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Knife Grinds

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Reverse Bow Before

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Reverse Bow After

Here is a rough guide for the most commonly used knife grinds :

In North America, kitchen knives most often have a double-bevel (approximately 15° on the first bevel and 20–22° on the second), while Asian-style kitchen knives are made of harder steel and are either wedge-shaped (double-ground) or chisel-shaped (single-ground), being ground at 15–18°.

Hollow grind: creates a characteristic concave, beveled cutting edge along the blade surface. Straight razors that are used for shaving require this type of grind, which creates a very sharp but weak edge that needs regular maintenance.

Flat grind: A skill-intensive process that removes a lot of metal from the blade surface since the blade tapers all the way from the spine to the edge on both sides. A flat grind blade yields a sharp surface at the cost of edge durability.

Sabre grind (Scandinavian Grind): Similar to the flat grind blade, the sabre grind uses a bevel that starts close to the middle of the blade and produces a more durable edge at the expense of some cutting ability. and is typical of kitchen knives. Also called a “V Grind”, this is the typical kitchen knife grind that is used to preserve the blades strength. It can often be found on tactical and military knives.

Chisel grind: As on a chisel, only one side of the blade is ground (often at an edge angle of about 20 – 30°); the other remains flat. Japanese culinary are often chisel ground and are sharper than a typical double bevelled Western culinary knife. Knives which are chisel ground are shaped into left and right-handed varieties, depending upon which side of the blade is ground.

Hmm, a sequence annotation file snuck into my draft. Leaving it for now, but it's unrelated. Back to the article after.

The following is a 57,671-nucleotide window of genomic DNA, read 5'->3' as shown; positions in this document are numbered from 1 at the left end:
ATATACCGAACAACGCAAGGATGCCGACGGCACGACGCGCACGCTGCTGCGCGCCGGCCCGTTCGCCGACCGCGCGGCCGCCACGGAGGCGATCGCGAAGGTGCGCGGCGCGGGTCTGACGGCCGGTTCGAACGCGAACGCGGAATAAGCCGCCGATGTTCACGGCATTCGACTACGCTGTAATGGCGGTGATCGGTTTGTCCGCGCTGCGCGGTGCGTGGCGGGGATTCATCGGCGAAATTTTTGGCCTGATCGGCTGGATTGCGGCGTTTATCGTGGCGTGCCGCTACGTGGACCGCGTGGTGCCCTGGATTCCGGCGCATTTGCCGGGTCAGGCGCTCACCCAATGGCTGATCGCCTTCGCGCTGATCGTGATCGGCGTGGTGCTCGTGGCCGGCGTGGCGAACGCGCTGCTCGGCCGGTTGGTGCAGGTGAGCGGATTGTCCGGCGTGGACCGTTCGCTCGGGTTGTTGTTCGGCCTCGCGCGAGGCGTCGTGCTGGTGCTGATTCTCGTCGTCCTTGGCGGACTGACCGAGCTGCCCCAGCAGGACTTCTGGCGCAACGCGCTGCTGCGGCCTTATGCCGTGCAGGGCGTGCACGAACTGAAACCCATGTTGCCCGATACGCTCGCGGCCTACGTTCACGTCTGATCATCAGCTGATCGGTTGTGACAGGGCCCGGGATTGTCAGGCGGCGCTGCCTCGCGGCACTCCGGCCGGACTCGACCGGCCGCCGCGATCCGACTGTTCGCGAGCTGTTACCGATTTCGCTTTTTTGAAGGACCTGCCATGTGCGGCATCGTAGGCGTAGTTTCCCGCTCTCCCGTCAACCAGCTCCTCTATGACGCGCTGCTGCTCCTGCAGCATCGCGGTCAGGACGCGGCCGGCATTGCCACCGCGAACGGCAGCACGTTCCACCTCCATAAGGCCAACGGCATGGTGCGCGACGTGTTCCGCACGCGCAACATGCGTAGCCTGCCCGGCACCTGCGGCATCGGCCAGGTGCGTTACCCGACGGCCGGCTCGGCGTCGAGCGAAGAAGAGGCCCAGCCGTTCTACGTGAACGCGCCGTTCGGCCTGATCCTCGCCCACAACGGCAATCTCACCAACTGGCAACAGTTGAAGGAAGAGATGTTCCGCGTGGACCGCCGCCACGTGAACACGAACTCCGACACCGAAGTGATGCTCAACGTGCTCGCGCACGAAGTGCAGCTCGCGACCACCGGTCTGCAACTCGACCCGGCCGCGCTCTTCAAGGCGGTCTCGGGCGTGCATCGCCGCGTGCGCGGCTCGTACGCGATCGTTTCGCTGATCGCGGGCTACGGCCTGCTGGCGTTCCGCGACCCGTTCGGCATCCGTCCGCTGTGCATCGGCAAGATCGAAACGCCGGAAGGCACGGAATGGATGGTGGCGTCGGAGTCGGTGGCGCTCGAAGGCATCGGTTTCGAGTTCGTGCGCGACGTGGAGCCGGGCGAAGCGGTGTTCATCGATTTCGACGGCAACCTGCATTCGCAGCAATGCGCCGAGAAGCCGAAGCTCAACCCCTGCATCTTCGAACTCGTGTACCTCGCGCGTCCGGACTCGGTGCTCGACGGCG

Double bevel or compound bevel: A back bevel improves cutting ability by keeping the section of blade behind the edge thinner. Since the edge is less precise than a single bevel, sharpness is sacrificed for resilience. This type of grind is much less susceptible chipping or rolling than a single bevel blade.

Convex grind: The opposite of a hollow grind, the taper is curved instead of following a straight line to the edge. This shape preserves the metal behind the edge allowing for a stronger edge with a high degree of sharpness. Convex grinds are used for axe sharpening. As the angle of the taper is constantly changing this type of grind requires a skilled knife-sharpener to achieve the desired edge.

At Sharp-End, our 30 years of experience allows us to provide you with a grind that balances sharpness and durability to protect your blade investment. We note the manufacturer’s factory edge style and replicate it whenever possible. When you require culinary sharpening, blade re profiling or a complete restoration , our convenient knife sharpening service keeps your knives in tip-top shape!